Control-when control is the dominating relationship pattern, there is a lack of trust in what will spontaneously happen. We may feel overwhelmed with the responsibility and pressure to make sure everything doesn’t fall apart. As a result, we may try to control ourselves or others.  When we are overly controlling of ourselves, we do not allow ourselves to express our real feelings, thoughts, and needs. We may come across as distant, cold, or robotic in relationships and feel deeply misunderstood, lonely, and disconnected. Our control may extend outwards and we may attempt to manage important decisions, future plans, and even our partner’s behavior. Control may cause us to spend significant amounts of time gathering information, thinking, worrying, and planning. We may feel that only we are responsible for ensuring that things go ‘right’ and we may feel a tremendous burden to keep things from falling apart.


Fear, external focus, or control can trip us up and prevent us from cultivating the authentic intimacy that we want deep down. The good news is that we can break through these destructive patterns and uncover our inner capacities for love, connectedness, and joy in relationships.


I offer my clients a unique approach to healing relationship problems. I use a combination of depth psychology, mindfulness, emotionally-focused, and body-oriented techniques that allow people to untangle old patterns and discover their innate abilities to form and sustain meaningful and fulfilling relationships. In my work and life I show up with warmth and authenticity. I believe that each one of us is naturally oriented towards growth, healing, and well-being and I help my clients reconnect to their core self and use their inner capacities.


You may be considering therapy to address relationship problems, but you may have a few hesitations…


“I should be able to deal with relationship problems without help.”

Our culture puts tremendous pressure on us to be perfect in many realms of our lives, including our relationships. It is not uncommon for people to feel that they “should know” how to be in a healthy and intimate relationship.  But the truth is, relationships are incredibly challenging and we are not usually taught how to be in one. This leaves us relying on imperfect models of beliefs and patterns that we may have grown up witnessing. For most of us, these are blind spots which remain out of our awareness. A skilled therapist can help uncover these underlying beliefs and patterns and give you the tools needed to overcome them.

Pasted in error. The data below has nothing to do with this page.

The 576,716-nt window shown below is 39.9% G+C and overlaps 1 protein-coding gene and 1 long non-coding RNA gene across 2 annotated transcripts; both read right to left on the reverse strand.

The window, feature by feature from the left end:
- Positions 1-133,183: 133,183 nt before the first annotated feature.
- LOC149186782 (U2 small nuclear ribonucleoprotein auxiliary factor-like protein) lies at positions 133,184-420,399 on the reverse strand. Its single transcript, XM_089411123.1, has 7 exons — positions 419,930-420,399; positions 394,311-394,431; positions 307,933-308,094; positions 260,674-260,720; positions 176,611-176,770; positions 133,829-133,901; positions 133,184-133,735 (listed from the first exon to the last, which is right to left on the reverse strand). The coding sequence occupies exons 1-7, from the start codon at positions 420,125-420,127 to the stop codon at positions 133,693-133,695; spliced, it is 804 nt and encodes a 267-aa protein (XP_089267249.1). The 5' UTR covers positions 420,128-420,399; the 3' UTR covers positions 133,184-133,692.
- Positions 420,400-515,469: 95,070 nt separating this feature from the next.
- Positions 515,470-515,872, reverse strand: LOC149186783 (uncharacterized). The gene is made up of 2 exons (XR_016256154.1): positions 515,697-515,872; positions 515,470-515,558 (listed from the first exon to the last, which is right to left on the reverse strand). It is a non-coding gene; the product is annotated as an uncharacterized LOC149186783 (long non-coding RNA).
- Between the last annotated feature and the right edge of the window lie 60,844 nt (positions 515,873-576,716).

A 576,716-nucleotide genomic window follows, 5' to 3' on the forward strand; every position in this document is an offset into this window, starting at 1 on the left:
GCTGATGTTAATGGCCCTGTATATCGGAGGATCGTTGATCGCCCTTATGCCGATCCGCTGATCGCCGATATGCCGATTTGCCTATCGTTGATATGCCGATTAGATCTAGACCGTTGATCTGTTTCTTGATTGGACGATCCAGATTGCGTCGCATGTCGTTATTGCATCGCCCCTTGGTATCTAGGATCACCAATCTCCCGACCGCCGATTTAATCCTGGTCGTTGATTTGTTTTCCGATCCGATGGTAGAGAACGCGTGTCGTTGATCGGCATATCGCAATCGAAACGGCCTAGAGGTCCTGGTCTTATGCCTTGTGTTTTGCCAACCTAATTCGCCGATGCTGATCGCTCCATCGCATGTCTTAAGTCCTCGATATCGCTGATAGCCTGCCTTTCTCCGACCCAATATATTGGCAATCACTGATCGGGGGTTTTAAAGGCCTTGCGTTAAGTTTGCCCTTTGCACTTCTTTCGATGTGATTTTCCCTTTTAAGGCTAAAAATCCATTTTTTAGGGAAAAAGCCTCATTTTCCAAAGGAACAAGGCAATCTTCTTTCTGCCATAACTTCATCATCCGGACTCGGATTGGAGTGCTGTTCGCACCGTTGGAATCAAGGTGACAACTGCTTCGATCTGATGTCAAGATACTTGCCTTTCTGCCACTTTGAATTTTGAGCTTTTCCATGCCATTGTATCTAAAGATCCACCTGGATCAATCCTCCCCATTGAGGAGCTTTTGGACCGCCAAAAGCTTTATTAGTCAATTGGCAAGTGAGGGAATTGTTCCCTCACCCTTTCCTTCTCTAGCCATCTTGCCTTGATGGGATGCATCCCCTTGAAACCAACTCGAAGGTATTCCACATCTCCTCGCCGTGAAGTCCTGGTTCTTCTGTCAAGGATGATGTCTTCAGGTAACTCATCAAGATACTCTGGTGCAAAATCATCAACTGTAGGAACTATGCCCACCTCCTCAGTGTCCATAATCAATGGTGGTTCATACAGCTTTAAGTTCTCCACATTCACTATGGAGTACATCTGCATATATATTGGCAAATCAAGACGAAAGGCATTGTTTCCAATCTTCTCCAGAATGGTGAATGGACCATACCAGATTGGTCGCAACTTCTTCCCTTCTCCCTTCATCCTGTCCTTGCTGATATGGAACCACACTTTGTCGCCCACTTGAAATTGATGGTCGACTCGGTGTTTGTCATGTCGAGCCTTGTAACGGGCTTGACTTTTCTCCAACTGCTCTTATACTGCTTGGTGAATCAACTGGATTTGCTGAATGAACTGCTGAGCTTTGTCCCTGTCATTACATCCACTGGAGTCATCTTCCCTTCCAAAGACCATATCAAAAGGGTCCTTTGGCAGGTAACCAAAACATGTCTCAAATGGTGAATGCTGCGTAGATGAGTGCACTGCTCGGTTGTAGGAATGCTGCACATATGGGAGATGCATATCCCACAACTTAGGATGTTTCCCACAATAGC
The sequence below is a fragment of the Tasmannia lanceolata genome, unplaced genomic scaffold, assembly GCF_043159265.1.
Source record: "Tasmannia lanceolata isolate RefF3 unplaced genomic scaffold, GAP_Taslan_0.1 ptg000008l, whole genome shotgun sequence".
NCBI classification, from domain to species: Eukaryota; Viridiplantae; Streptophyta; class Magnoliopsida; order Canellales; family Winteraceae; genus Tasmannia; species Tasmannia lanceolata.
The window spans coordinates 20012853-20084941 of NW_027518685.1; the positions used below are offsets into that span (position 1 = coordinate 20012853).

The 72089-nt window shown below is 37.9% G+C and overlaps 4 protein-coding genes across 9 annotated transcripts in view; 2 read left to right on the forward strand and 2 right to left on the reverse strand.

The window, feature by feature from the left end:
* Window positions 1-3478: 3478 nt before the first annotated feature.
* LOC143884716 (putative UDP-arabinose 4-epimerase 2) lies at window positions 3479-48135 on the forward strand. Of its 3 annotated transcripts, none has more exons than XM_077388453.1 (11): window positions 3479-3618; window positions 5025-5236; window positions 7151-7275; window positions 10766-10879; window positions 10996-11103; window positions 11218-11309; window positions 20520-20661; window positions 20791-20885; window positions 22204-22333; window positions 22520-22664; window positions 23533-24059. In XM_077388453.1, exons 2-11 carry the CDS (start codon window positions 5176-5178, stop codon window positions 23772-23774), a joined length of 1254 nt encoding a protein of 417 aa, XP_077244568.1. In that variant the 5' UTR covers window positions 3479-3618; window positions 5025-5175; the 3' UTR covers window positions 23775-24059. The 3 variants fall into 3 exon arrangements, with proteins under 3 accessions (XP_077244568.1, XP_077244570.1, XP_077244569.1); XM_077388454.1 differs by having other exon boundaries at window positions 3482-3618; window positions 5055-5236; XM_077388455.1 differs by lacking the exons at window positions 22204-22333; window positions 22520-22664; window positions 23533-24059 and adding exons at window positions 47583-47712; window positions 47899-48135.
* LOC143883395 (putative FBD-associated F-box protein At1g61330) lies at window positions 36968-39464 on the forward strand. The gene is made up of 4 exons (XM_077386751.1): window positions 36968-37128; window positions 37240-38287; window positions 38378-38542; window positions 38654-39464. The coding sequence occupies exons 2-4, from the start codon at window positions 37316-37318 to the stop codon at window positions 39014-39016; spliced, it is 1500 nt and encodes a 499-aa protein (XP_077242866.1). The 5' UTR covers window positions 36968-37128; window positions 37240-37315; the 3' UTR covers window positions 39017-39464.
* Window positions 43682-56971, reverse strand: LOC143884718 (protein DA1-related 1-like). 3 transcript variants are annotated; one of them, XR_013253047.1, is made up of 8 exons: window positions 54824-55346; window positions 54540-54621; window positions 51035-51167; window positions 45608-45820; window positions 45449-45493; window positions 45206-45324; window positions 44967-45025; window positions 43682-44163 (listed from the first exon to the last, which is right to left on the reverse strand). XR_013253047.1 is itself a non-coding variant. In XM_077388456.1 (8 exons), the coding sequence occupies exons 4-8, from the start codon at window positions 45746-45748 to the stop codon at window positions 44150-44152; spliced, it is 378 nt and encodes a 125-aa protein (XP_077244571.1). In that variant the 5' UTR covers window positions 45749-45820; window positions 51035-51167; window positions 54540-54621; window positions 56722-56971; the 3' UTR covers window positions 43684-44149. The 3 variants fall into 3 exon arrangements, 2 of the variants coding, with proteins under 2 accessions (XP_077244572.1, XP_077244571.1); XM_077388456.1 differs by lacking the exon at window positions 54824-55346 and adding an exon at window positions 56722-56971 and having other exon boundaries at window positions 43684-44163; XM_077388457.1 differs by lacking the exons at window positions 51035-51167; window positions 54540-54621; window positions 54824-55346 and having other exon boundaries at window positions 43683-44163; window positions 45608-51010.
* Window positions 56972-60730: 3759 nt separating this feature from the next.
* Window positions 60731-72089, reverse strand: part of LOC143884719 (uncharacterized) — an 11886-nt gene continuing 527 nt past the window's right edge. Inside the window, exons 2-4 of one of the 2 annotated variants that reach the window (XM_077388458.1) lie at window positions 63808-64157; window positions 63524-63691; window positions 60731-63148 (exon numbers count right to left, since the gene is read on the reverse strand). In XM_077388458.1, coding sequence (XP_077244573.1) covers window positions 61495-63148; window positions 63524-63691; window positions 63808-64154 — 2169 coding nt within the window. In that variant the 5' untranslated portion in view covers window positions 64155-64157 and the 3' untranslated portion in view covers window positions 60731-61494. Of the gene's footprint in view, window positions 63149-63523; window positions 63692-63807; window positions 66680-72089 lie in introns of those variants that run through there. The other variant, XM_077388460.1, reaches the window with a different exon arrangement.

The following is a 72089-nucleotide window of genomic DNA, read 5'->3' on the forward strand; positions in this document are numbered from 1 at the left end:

“I just have to find the ‘right’ person and all of these problems will go away.”

Relationships are a two way street, and when problems exist within the relationship, it is more than likely that both people contribute to creating or perpetuating them. Even if you are in a relationship with the ‘wrong’ person right now, you may continue to have a pattern of picking similar partners until you heal the underlying beliefs and patterns that keep you stuck. We are often better able to find the right person for us when we are more connected to our core values, needs, and feelings and more able to express them in relationships. Therapy can help you discover yourself and connect to what really matters to you so that you can cultivate the kind of relationship that you really want.


“Talking about this will just cause more pain.”

We do our best to protect ourselves so that we don’t get hurt, so it’s understandable that we would want to avoid talking about something that is emotional or painful. However, deep healing work that creates real and lasting change does brings us into contact with difficult feelings. We may have been able to keep these feelings under control through various strategies, but this usually comes at a price. When we deny our internal experience we are not able to be fully present with ourselves or with others, and we spend tremendous energy keeping the pain at bay. In therapy, we are able to work through and let go of difficult feelings so that they no longer burden us. By working through your pain in therapy, you can ensure that it does not continue to negatively impact you and your relationships.


If you are struggling with relationships, you are not alone. In fact, this is the most common reason that people come to work with me. I have helped many people overcome problems in their current relationship, understand themselves more fully, and learn how to develop the relationships that they want whether they be with their partner, friends, family, or coworkers- and I may be able to help you.


Start on a path towards meaningful, fulfilling, and lasting relationships. Call me today for a free phone consultation. You can ask me any questions that you have about treatment for relationship problems, my practice, and my unique approach to helping clients heal in a way that endures.